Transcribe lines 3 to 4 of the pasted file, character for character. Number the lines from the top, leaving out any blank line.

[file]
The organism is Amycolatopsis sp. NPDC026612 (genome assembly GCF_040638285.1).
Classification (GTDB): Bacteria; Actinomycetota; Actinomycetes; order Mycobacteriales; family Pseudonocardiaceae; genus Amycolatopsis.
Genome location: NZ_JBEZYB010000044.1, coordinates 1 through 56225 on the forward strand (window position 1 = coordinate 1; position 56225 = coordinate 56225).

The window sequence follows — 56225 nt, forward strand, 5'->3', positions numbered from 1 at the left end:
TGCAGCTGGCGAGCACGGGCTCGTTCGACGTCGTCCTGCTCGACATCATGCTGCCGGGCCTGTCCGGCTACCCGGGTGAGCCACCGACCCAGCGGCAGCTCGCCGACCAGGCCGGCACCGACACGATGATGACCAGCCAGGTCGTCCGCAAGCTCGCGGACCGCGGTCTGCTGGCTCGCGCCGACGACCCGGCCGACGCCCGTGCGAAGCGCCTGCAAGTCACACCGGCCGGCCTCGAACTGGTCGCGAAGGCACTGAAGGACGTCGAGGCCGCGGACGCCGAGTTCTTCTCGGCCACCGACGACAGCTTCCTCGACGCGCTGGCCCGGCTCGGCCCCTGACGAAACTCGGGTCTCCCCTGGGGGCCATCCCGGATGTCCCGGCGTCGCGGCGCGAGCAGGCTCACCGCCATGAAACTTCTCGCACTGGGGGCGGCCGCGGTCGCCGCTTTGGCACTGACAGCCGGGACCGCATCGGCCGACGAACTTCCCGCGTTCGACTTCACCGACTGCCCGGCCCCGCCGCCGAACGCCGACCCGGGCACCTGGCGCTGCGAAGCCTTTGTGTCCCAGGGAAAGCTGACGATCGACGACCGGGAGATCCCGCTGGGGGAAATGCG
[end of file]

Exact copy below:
Genome location: NZ_JBEZYB010000044.1, coordinates 1 through 56225 on the forward strand (window position 1 = coordinate 1; position 56225 = coordinate 56225).

The window sequence follows — 56225 nt, forward strand, 5'->3', positions numbered from 1 at the left end: